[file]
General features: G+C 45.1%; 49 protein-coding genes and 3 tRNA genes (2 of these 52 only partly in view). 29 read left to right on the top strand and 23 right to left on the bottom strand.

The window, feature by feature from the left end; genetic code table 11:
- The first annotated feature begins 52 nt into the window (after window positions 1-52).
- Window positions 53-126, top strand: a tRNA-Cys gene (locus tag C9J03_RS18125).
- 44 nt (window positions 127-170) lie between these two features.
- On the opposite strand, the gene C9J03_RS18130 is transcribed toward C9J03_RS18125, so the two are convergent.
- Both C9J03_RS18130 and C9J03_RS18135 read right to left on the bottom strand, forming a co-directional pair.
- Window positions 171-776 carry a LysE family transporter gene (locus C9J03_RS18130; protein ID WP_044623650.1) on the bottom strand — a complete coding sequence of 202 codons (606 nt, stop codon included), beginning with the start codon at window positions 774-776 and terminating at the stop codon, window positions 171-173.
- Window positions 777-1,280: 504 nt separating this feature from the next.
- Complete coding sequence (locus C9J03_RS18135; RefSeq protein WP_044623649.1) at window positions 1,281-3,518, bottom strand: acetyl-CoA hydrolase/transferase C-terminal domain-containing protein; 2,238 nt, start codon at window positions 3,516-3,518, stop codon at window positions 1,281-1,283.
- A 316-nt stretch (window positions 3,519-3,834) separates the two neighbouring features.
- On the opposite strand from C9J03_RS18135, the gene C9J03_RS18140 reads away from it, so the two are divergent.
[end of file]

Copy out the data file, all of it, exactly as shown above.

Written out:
General features: G+C 45.1%; 49 protein-coding genes and 3 tRNA genes (2 of these 52 only partly in view). 29 read left to right on the top strand and 23 right to left on the bottom strand.

The window, feature by feature from the left end; genetic code table 11:
- The first annotated feature begins 52 nt into the window (after window positions 1-52).
- Window positions 53-126, top strand: a tRNA-Cys gene (locus tag C9J03_RS18125).
- 44 nt (window positions 127-170) lie between these two features.
- On the opposite strand, the gene C9J03_RS18130 is transcribed toward C9J03_RS18125, so the two are convergent.
- Both C9J03_RS18130 and C9J03_RS18135 read right to left on the bottom strand, forming a co-directional pair.
- Window positions 171-776 carry a LysE family transporter gene (locus C9J03_RS18130; protein ID WP_044623650.1) on the bottom strand — a complete coding sequence of 202 codons (606 nt, stop codon included), beginning with the start codon at window positions 774-776 and terminating at the stop codon, window positions 171-173.
- Window positions 777-1,280: 504 nt separating this feature from the next.
- Complete coding sequence (locus C9J03_RS18135; RefSeq protein WP_044623649.1) at window positions 1,281-3,518, bottom strand: acetyl-CoA hydrolase/transferase C-terminal domain-containing protein; 2,238 nt, start codon at window positions 3,516-3,518, stop codon at window positions 1,281-1,283.
- A 316-nt stretch (window positions 3,519-3,834) separates the two neighbouring features.
- On the opposite strand from C9J03_RS18135, the gene C9J03_RS18140 reads away from it, so the two are divergent.